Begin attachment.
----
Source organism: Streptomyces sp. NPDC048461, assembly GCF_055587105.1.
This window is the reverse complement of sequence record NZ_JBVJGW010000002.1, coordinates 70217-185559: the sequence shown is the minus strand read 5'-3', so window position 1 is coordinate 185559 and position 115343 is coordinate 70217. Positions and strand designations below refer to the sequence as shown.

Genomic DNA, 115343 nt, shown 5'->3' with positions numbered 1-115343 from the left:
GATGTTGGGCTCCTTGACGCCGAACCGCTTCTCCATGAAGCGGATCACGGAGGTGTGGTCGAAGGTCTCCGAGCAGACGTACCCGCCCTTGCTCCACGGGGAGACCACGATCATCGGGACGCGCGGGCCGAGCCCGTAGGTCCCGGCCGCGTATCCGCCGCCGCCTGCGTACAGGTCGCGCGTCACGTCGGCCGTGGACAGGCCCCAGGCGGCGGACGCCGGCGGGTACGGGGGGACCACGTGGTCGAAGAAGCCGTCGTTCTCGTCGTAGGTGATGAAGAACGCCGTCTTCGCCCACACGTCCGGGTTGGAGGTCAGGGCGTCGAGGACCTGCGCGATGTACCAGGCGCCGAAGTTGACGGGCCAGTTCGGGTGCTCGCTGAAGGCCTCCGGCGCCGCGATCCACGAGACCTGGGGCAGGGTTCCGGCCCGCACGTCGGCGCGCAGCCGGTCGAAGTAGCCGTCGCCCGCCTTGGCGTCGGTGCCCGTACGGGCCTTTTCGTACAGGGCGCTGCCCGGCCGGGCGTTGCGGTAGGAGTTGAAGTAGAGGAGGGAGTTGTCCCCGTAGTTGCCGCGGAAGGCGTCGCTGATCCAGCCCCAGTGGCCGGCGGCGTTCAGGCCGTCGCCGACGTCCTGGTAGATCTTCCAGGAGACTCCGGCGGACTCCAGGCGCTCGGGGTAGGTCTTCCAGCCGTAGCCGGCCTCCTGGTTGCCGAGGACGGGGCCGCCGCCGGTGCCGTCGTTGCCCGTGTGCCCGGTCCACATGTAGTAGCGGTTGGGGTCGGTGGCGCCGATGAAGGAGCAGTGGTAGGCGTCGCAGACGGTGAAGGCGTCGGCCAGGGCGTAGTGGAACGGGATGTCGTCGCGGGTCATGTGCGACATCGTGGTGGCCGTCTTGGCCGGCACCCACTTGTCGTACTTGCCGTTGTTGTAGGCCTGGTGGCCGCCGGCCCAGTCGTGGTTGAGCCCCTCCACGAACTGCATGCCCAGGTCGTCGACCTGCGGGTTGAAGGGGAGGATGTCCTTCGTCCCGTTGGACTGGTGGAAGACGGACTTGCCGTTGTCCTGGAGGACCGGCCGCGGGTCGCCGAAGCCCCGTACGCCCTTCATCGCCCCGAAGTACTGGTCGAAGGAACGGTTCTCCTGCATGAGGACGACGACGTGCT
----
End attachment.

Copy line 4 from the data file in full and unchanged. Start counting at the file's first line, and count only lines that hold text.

GATGTTGGGCTCCTTGACGCCGAACCGCTTCTCCATGAAGCGGATCACGGAGGTGTGGTCGAAGGTCTCCGAGCAGACGTACCCGCCCTTGCTCCACGGGGAGACCACGATCATCGGGACGCGCGGGCCGAGCCCGTAGGTCCCGGCCGCGTATCCGCCGCCGCCTGCGTACAGGTCGCGCGTCACGTCGGCCGTGGACAGGCCCCAGGCGGCGGACGCCGGCGGGTACGGGGGGACCACGTGGTCGAAGAAGCCGTCGTTCTCGTCGTAGGTGATGAAGAACGCCGTCTTCGCCCACACGTCCGGGTTGGAGGTCAGGGCGTCGAGGACCTGCGCGATGTACCAGGCGCCGAAGTTGACGGGCCAGTTCGGGTGCTCGCTGAAGGCCTCCGGCGCCGCGATCCACGAGACCTGGGGCAGGGTTCCGGCCCGCACGTCGGCGCGCAGCCGGTCGAAGTAGCCGTCGCCCGCCTTGGCGTCGGTGCCCGTACGGGCCTTTTCGTACAGGGCGCTGCCCGGCCGGGCGTTGCGGTAGGAGTTGAAGTAGAGGAGGGAGTTGTCCCCGTAGTTGCCGCGGAAGGCGTCGCTGATCCAGCCCCAGTGGCCGGCGGCGTTCAGGCCGTCGCCGACGTCCTGGTAGATCTTCCAGGAGACTCCGGCGGACTCCAGGCGCTCGGGGTAGGTCTTCCAGCCGTAGCCGGCCTCCTGGTTGCCGAGGACGGGGCCGCCGCCGGTGCCGTCGTTGCCCGTGTGCCCGGTCCACATGTAGTAGCGGTTGGGGTCGGTGGCGCCGATGAAGGAGCAGTGGTAGGCGTCGCAGACGGTGAAGGCGTCGGCCAGGGCGTAGTGGAACGGGATGTCGTCGCGGGTCATGTGCGACATCGTGGTGGCCGTCTTGGCCGGCACCCACTTGTCGTACTTGCCGTTGTTGTAGGCCTGGTGGCCGCCGGCCCAGTCGTGGTTGAGCCCCTCCACGAACTGCATGCCCAGGTCGTCGACCTGCGGGTTGAAGGGGAGGATGTCCTTCGTCCCGTTGGACTGGTGGAAGACGGACTTGCCGTTGTCCTGGAGGACCGGCCGCGGGTCGCCGAAGCCCCGTACGCCCTTCATCGCCCCGAAGTACTGGTCGAAGGAACGGTTCTCCTGCATGAGGACGACGACGTGCT